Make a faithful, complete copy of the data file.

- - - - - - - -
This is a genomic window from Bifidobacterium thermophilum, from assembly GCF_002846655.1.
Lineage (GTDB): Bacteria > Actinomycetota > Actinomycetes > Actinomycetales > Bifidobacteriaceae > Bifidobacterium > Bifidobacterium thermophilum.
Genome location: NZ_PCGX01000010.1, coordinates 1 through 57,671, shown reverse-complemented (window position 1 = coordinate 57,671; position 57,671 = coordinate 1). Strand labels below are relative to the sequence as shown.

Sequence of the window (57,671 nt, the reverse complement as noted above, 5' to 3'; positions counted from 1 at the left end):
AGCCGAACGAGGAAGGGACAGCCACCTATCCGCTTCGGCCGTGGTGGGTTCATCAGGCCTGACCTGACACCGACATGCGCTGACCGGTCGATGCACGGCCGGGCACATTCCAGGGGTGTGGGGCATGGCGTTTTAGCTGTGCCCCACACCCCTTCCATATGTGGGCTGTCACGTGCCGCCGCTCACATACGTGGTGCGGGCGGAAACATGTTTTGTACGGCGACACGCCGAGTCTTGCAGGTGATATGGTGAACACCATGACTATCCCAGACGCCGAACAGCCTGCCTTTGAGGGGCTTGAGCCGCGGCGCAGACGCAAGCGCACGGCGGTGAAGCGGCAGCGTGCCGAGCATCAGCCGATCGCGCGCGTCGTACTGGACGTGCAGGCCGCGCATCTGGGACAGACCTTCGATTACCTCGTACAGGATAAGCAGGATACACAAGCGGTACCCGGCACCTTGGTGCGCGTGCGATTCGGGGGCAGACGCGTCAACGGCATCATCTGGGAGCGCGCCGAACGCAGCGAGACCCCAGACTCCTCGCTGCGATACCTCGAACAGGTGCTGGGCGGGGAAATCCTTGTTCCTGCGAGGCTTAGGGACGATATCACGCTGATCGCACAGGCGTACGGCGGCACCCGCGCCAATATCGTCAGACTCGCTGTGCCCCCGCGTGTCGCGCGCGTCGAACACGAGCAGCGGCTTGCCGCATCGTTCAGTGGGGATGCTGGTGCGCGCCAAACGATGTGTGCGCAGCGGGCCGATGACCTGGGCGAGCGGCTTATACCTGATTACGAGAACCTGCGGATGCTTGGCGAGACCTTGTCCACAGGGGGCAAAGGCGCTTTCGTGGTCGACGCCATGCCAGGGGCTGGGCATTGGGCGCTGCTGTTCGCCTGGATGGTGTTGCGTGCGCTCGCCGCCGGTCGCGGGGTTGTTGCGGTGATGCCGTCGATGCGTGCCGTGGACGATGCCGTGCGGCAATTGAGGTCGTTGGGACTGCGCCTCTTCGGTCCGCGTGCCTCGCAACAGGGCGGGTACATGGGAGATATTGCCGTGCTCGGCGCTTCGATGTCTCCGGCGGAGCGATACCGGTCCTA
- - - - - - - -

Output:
This is a genomic window from Bifidobacterium thermophilum, from assembly GCF_002846655.1.
Lineage (GTDB): Bacteria > Actinomycetota > Actinomycetes > Actinomycetales > Bifidobacteriaceae > Bifidobacterium > Bifidobacterium thermophilum.
Genome location: NZ_PCGX01000010.1, coordinates 1 through 57,671, shown reverse-complemented (window position 1 = coordinate 57,671; position 57,671 = coordinate 1). Strand labels below are relative to the sequence as shown.

Sequence of the window (57,671 nt, the reverse complement as noted above, 5' to 3'; positions counted from 1 at the left end):
AGCCGAACGAGGAAGGGACAGCCACCTATCCGCTTCGGCCGTGGTGGGTTCATCAGGCCTGACCTGACACCGACATGCGCTGACCGGTCGATGCACGGCCGGGCACATTCCAGGGGTGTGGGGCATGGCGTTTTAGCTGTGCCCCACACCCCTTCCATATGTGGGCTGTCACGTGCCGCCGCTCACATACGTGGTGCGGGCGGAAACATGTTTTGTACGGCGACACGCCGAGTCTTGCAGGTGATATGGTGAACACCATGACTATCCCAGACGCCGAACAGCCTGCCTTTGAGGGGCTTGAGCCGCGGCGCAGACGCAAGCGCACGGCGGTGAAGCGGCAGCGTGCCGAGCATCAGCCGATCGCGCGCGTCGTACTGGACGTGCAGGCCGCGCATCTGGGACAGACCTTCGATTACCTCGTACAGGATAAGCAGGATACACAAGCGGTACCCGGCACCTTGGTGCGCGTGCGATTCGGGGGCAGACGCGTCAACGGCATCATCTGGGAGCGCGCCGAACGCAGCGAGACCCCAGACTCCTCGCTGCGATACCTCGAACAGGTGCTGGGCGGGGAAATCCTTGTTCCTGCGAGGCTTAGGGACGATATCACGCTGATCGCACAGGCGTACGGCGGCACCCGCGCCAATATCGTCAGACTCGCTGTGCCCCCGCGTGTCGCGCGCGTCGAACACGAGCAGCGGCTTGCCGCATCGTTCAGTGGGGATGCTGGTGCGCGCCAAACGATGTGTGCGCAGCGGGCCGATGACCTGGGCGAGCGGCTTATACCTGATTACGAGAACCTGCGGATGCTTGGCGAGACCTTGTCCACAGGGGGCAAAGGCGCTTTCGTGGTCGACGCCATGCCAGGGGCTGGGCATTGGGCGCTGCTGTTCGCCTGGATGGTGTTGCGTGCGCTCGCCGCCGGTCGCGGGGTTGTTGCGGTGATGCCGTCGATGCGTGCCGTGGACGATGCCGTGCGGCAATTGAGGTCGTTGGGACTGCGCCTCTTCGGTCCGCGTGCCTCGCAACAGGGCGGGTACATGGGAGATATTGCCGTGCTCGGCGCTTCGATGTCTCCGGCGGAGCGATACCGGTCCTA